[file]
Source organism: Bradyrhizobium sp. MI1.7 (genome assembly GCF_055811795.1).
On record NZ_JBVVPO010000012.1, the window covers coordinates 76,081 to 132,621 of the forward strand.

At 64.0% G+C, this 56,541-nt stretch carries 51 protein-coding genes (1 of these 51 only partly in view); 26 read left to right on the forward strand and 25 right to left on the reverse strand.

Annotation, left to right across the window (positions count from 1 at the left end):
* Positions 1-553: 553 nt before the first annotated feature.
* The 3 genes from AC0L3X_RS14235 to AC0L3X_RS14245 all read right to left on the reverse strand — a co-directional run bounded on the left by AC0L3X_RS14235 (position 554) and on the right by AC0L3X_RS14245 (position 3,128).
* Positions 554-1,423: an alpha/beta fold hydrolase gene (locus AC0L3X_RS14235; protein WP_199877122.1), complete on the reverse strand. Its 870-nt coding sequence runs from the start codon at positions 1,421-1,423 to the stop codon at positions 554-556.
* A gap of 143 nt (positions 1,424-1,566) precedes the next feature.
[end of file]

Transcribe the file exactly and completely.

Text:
Source organism: Bradyrhizobium sp. MI1.7 (genome assembly GCF_055811795.1).
On record NZ_JBVVPO010000012.1, the window covers coordinates 76,081 to 132,621 of the forward strand.

At 64.0% G+C, this 56,541-nt stretch carries 51 protein-coding genes (1 of these 51 only partly in view); 26 read left to right on the forward strand and 25 right to left on the reverse strand.

Annotation, left to right across the window (positions count from 1 at the left end):
* Positions 1-553: 553 nt before the first annotated feature.
* The 3 genes from AC0L3X_RS14235 to AC0L3X_RS14245 all read right to left on the reverse strand — a co-directional run bounded on the left by AC0L3X_RS14235 (position 554) and on the right by AC0L3X_RS14245 (position 3,128).
* Positions 554-1,423: an alpha/beta fold hydrolase gene (locus AC0L3X_RS14235; protein WP_199877122.1), complete on the reverse strand. Its 870-nt coding sequence runs from the start codon at positions 1,421-1,423 to the stop codon at positions 554-556.
* A gap of 143 nt (positions 1,424-1,566) precedes the next feature.